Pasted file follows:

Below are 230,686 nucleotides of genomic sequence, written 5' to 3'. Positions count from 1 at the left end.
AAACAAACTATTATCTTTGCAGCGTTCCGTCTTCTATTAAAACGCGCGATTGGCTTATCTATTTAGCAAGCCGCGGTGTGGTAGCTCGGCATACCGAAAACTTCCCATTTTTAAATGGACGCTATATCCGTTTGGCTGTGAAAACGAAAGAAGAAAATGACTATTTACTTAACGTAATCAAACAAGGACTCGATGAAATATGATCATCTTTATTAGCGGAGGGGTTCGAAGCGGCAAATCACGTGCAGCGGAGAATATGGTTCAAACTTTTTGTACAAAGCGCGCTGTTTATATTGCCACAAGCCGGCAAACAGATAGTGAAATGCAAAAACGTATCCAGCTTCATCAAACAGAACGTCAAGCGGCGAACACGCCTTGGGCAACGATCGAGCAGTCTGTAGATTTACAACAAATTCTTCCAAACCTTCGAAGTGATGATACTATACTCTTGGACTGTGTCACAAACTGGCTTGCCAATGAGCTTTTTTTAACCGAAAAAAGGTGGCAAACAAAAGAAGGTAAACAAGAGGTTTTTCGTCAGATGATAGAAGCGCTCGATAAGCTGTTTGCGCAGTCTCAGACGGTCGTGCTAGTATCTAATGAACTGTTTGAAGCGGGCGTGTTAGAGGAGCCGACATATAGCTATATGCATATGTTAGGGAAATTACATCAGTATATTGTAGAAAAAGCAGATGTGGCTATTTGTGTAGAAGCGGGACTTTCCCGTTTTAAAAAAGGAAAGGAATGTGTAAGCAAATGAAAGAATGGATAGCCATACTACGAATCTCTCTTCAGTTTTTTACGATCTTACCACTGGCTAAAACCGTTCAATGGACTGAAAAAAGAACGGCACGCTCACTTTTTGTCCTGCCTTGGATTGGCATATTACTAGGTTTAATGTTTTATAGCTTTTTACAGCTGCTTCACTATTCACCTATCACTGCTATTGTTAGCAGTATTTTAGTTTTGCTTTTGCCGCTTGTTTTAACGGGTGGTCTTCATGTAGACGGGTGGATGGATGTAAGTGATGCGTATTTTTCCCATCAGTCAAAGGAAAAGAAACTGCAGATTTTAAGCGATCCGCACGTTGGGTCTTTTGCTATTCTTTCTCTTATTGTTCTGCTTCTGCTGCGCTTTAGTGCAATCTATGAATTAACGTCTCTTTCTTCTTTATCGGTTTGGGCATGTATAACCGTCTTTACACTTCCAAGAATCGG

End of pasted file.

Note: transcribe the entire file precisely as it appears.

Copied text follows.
Below are 230,686 nucleotides of genomic sequence, written 5' to 3'. Positions count from 1 at the left end.
AAACAAACTATTATCTTTGCAGCGTTCCGTCTTCTATTAAAACGCGCGATTGGCTTATCTATTTAGCAAGCCGCGGTGTGGTAGCTCGGCATACCGAAAACTTCCCATTTTTAAATGGACGCTATATCCGTTTGGCTGTGAAAACGAAAGAAGAAAATGACTATTTACTTAACGTAATCAAACAAGGACTCGATGAAATATGATCATCTTTATTAGCGGAGGGGTTCGAAGCGGCAAATCACGTGCAGCGGAGAATATGGTTCAAACTTTTTGTACAAAGCGCGCTGTTTATATTGCCACAAGCCGGCAAACAGATAGTGAAATGCAAAAACGTATCCAGCTTCATCAAACAGAACGTCAAGCGGCGAACACGCCTTGGGCAACGATCGAGCAGTCTGTAGATTTACAACAAATTCTTCCAAACCTTCGAAGTGATGATACTATACTCTTGGACTGTGTCACAAACTGGCTTGCCAATGAGCTTTTTTTAACCGAAAAAAGGTGGCAAACAAAAGAAGGTAAACAAGAGGTTTTTCGTCAGATGATAGAAGCGCTCGATAAGCTGTTTGCGCAGTCTCAGACGGTCGTGCTAGTATCTAATGAACTGTTTGAAGCGGGCGTGTTAGAGGAGCCGACATATAGCTATATGCATATGTTAGGGAAATTACATCAGTATATTGTAGAAAAAGCAGATGTGGCTATTTGTGTAGAAGCGGGACTTTCCCGTTTTAAAAAAGGAAAGGAATGTGTAAGCAAATGAAAGAATGGATAGCCATACTACGAATCTCTCTTCAGTTTTTTACGATCTTACCACTGGCTAAAACCGTTCAATGGACTGAAAAAAGAACGGCACGCTCACTTTTTGTCCTGCCTTGGATTGGCATATTACTAGGTTTAATGTTTTATAGCTTTTTACAGCTGCTTCACTATTCACCTATCACTGCTATTGTTAGCAGTATTTTAGTTTTGCTTTTGCCGCTTGTTTTAACGGGTGGTCTTCATGTAGACGGGTGGATGGATGTAAGTGATGCGTATTTTTCCCATCAGTCAAAGGAAAAGAAACTGCAGATTTTAAGCGATCCGCACGTTGGGTCTTTTGCTATTCTTTCTCTTATTGTTCTGCTTCTGCTGCGCTTTAGTGCAATCTATGAATTAACGTCTCTTTCTTCTTTATCGGTTTGGGCATGTATAACCGTCTTTACACTTCCAAGAATCGG